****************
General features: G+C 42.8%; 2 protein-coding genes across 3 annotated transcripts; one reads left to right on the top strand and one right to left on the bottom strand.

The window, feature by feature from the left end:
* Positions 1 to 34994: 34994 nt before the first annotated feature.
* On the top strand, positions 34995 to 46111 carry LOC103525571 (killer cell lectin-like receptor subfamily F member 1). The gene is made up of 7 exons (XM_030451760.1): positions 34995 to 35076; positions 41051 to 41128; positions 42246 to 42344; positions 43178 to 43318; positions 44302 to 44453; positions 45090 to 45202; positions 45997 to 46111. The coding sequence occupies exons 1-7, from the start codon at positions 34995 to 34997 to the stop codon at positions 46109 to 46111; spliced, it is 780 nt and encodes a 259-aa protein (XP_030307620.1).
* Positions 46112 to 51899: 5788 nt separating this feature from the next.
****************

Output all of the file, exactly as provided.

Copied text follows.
General features: G+C 42.8%; 2 protein-coding genes across 3 annotated transcripts; one reads left to right on the top strand and one right to left on the bottom strand.

The window, feature by feature from the left end:
* Positions 1 to 34994: 34994 nt before the first annotated feature.
* On the top strand, positions 34995 to 46111 carry LOC103525571 (killer cell lectin-like receptor subfamily F member 1). The gene is made up of 7 exons (XM_030451760.1): positions 34995 to 35076; positions 41051 to 41128; positions 42246 to 42344; positions 43178 to 43318; positions 44302 to 44453; positions 45090 to 45202; positions 45997 to 46111. The coding sequence occupies exons 1-7, from the start codon at positions 34995 to 34997 to the stop codon at positions 46109 to 46111; spliced, it is 780 nt and encodes a 259-aa protein (XP_030307620.1).
* Positions 46112 to 51899: 5788 nt separating this feature from the next.